For most of my life I’ve had a minimum of seven names — Max Thomas Matthew Russell — and my twin’s middle name, Stephen, plus, Twin and One of the Twins. Names are a handy way of organizing my world and sorting my relationships.
I know who calls me by which name, and I am kind of adamant about the one each person uses to address me. If they use the wrong one, I don’t feel like they’re talking to me. Sometimes I ignore people who use the wrong one. If they call me Steve, I know they’re just confusing me with him, and I will either carry on as though I am him or I will tell them I’m not.
A friend thought he had stumbled upon me in an Ohio restaurant and had a nice conversation with me. He said the person “told me his name was Steve. I talked to him for 10 minutes, and if he had told me he was you, I would’ve believed him.”
Identical twins get used to being called by the wrong name. My twin and I have trouble telling ourselves apart in photos from childhood, and if he and I swap clothes and glasses, I still have some trouble knowing which one’s me.
I love having my own variety of names. In business, in other languages and on international trips, I am Max T. In publications, I am Max T. On an online video forum I am Matthew. On previous jobs and among my relatives, I am some version of Thomas. In each case, if a person calls me by the wrong name, I notice and I am uncomfortable. But if my kids want to get my attention in a crowd, my first name usually does the trick.
The newspaper often attributes my columns to Max Russell, my deceased father who doesn’t write for the paper. He and my twin and I all have the same first and last names.
An interesting problem has arisen. Several of my nephews have been addressing me with a form of Thomas, leaving off “Uncle.” When this happens, I feel they’re talking to someone else, just as I would feel if my kids called me anything besides Dad.
So I’m having to deal with this. How do I feel that these nephews are talking to me when they feel they are? I guess I just need to explain it to them. I know they’ll get the point.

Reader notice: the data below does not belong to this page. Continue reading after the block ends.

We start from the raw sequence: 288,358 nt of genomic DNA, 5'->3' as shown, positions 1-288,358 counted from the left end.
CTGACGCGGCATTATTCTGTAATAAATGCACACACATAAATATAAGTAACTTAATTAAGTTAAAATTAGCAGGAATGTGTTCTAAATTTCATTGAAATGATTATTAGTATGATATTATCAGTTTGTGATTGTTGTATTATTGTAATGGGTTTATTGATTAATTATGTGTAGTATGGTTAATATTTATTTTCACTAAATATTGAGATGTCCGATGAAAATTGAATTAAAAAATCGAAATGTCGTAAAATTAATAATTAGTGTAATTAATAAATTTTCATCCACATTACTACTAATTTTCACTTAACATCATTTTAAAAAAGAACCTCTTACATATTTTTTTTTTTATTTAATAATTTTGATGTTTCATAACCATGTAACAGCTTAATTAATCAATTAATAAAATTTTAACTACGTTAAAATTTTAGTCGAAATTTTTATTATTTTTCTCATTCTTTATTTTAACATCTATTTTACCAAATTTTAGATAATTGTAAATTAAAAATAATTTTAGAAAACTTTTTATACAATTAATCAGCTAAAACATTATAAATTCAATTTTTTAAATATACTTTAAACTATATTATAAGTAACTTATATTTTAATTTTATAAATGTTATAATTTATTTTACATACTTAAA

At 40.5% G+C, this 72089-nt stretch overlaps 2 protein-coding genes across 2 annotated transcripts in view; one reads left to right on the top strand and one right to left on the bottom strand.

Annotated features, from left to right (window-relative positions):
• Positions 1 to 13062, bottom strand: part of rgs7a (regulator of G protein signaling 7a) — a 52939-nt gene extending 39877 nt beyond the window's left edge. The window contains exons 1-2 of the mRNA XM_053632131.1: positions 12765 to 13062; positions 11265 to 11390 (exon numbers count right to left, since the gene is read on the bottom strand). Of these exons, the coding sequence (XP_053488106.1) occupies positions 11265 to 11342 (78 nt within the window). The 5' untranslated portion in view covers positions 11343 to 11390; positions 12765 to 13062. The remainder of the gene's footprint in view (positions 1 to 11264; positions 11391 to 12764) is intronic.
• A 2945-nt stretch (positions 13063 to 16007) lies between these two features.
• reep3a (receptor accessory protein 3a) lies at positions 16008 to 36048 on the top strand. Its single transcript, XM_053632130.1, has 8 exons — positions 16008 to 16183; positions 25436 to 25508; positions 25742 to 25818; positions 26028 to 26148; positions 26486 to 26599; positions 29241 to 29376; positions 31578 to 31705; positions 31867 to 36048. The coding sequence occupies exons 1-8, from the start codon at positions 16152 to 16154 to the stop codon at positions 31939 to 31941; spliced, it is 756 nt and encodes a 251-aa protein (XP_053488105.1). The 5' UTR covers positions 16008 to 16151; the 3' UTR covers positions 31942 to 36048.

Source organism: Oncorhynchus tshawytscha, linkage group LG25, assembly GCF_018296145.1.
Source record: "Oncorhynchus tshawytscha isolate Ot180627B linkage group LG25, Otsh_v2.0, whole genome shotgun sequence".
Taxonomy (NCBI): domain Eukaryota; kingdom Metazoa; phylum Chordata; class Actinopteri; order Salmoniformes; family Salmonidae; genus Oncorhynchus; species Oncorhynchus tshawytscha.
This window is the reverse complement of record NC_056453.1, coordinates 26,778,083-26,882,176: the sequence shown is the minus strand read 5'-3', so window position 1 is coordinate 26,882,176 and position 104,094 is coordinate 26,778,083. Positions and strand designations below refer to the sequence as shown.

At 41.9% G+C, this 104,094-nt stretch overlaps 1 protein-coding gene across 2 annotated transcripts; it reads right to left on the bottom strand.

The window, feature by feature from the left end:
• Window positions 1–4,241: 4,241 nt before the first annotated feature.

But here’s the thing: our family gatherings are kind of big, and many of my cousins also are my nephews’ cousins. Many are the same age as my nephews. My cousins call me Tom, although a few used to call me Mr. Russell (which was weird). After lots of happy conversation among our crowd, some nephews begin calling me Tom in the most natural way.
But I don’t feel like they’re talking to me. I wonder, What does it take for me to feel like someone is talking to me when they’re looking at me and talking to me?
A classmate in Biology 101 at Honey Creek High School poked his head out a window one day and shouted: “Hey, Newt!” Our teacher was helping other summer-school students with a project outside. He marched in and told the boy, “That’s Mr. Johnson to you!”
That settled that. Newt was not the teacher. Mr. Johnson was, and we all knew it. Addressing him by the appropriate name left all the relationships in context and in our comfort zone.
My two-year-old grandson said to me last week, “Thanks, Tom.” Everyone giggled. He was just repeating what his father said.
We accumulate names as we go through life. I’ve been Twin, One of the Twins, Tomás, Tommy, Tom, Max, Max T., Mr. Russell, Señor Russell, babe, Dad, Grandpa, Uncle Tom, Matthew, Russell, Russ and more. As far as I’m concerned it’s a great way to keep things organized.